Hold on to your wallets. Several tax changes have been bandied about recently aimed at raising revenue under new PAYGO rules adopted by the 110th Congress.
One of them is the focus of a New York Times article, which would eliminate the offshore exemption for Unrelated Business Taxable Income (which is commonly dyslexically called “UBIT”) that nonprofits rely on in making hedge funds investments. The focus for now seems to be on hedge funds, but an attack on UBIT blockers logically could extend to private equity. For a related discussion on the potential impact of the other recent tax proposal (carry as ordinary income) see this recent article by David Toll.
This is a big deal – entire swaths of the hedge fund market could be rendered non-economic by taxing debt-financed returns. Recent reporting on this proposal typically refers to it as a “loophole” or a “tax dodge” and I take issue with that characterization. If you consider the history of UBIT rules and what they were meant to prevent, offshore blockers are not a dodge to rules aimed at taxing debt-financed gains. The tax was enacted in 1950 out of concern over potential “unfair competition” between non-profits and taxable businesses. The debt-financed provisions were aimed originally at real estate, but expanded significantly in 1969 to cover other activities.
I’ve heard an old story before about a Northeast University issuing tax-exempt bonds and investing the proceeds, but that may just be lore. In any case, investing is not the kind of thing at which UBIT was aimed.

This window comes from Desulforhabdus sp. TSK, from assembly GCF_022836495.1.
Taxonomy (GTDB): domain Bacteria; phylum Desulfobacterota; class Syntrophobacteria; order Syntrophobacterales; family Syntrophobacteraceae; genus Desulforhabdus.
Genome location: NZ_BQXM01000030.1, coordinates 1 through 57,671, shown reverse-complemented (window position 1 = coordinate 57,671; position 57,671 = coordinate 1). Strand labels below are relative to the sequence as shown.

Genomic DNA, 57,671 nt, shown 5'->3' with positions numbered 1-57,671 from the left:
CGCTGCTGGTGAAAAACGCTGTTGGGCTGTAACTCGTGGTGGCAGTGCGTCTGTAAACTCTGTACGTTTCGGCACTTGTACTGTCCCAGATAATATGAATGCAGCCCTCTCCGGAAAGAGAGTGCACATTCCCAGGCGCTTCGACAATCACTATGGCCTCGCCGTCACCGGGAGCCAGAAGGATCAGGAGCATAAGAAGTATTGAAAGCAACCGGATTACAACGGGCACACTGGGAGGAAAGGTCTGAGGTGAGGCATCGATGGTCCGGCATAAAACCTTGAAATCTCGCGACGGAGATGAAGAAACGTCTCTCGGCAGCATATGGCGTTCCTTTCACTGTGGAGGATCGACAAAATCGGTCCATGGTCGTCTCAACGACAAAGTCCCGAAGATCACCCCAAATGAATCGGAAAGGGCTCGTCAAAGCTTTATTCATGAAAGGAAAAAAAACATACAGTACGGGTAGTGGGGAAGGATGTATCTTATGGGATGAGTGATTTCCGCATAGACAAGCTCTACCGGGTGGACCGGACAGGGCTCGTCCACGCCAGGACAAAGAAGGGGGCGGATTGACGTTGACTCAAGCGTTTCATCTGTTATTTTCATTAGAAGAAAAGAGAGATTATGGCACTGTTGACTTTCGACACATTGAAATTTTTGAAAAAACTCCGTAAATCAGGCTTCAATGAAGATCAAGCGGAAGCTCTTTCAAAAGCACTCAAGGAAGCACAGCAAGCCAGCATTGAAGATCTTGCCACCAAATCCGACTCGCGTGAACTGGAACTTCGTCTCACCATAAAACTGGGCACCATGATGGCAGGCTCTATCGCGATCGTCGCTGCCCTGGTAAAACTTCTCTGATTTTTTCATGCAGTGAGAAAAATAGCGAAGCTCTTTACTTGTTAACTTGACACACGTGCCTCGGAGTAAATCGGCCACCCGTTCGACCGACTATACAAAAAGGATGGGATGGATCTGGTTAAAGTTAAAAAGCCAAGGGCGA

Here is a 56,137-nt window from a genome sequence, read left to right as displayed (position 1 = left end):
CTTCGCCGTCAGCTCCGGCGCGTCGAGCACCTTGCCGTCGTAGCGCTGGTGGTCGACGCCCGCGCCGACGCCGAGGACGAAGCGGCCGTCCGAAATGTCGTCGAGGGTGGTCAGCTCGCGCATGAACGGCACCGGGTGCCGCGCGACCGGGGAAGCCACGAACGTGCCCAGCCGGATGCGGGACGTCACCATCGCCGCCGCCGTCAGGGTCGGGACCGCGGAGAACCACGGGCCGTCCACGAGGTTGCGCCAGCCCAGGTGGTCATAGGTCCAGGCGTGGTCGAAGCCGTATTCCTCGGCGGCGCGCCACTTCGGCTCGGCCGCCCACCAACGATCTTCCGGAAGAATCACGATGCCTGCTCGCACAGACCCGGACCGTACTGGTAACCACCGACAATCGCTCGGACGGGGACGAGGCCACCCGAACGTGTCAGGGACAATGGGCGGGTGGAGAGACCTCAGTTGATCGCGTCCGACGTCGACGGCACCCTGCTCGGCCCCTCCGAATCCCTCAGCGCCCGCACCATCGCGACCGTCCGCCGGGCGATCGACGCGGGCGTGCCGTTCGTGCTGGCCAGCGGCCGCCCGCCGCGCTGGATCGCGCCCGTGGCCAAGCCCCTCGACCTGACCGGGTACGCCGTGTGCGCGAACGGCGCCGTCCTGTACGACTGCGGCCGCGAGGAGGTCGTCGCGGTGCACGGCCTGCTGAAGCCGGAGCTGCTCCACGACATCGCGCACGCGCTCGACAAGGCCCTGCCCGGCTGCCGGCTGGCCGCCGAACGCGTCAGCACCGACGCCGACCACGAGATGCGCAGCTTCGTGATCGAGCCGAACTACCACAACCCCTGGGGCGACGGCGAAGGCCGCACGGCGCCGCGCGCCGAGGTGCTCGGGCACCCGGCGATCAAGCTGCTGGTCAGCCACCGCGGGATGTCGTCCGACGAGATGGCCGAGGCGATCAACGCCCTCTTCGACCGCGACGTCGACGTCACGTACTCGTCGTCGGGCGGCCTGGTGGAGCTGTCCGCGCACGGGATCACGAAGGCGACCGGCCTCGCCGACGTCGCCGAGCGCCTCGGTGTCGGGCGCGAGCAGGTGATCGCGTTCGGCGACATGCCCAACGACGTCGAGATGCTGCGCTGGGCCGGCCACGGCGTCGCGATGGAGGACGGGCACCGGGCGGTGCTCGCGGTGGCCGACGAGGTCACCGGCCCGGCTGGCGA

This episode ultimately might be a great demonstration of the fallacy of the static forecasting used anytime a legislator wants to boost revenue with increased taxes. After years of don’t tax-and-spend, supply side economics has developed a negative connotation, but the economic history of tax cuts is pretty clear. In fact, federal tax revenues today are soaring thanks to “tax cuts for the rich” (they pay the overwhelming majority of the taxes, after all). Tax policy impacts behavior, and in this case it certainly will have a big impact.
Whatever the esteemed Senators forecast as a revenue increase, they will never get it. The fact is for some funds/strategies, I can’t afford to pay it. The cornerstone of most hedge fund programs today is the multi-strategy fund sector. It’s not uncommon to see gross leverage of a well-hedged fund to reach four or five times equity (although they typically speak in terms of long-side leverage, which is more like two to 2.5x today). It is difficult to see how we could pay 34% on the debt-financed gains of funds like that and still be left with an acceptable return. This is an awfully big insurance premium to pay the Feds for LTCM-like bailouts (which they left Wall Street to underwrite anyway).
The application to funds outside of multi-strategy and leveraged/long-short credit is less obvious to me right now. There’s a no-action letter from the late-1990s that allowed market neutral mutual funds to balloon and that could come into play. The other alternative of course is the creation of swap and/or option structures to produce a (real) “loophole” to changes in the application of UBIT. Either way, the bankers are likely to make far more than the government.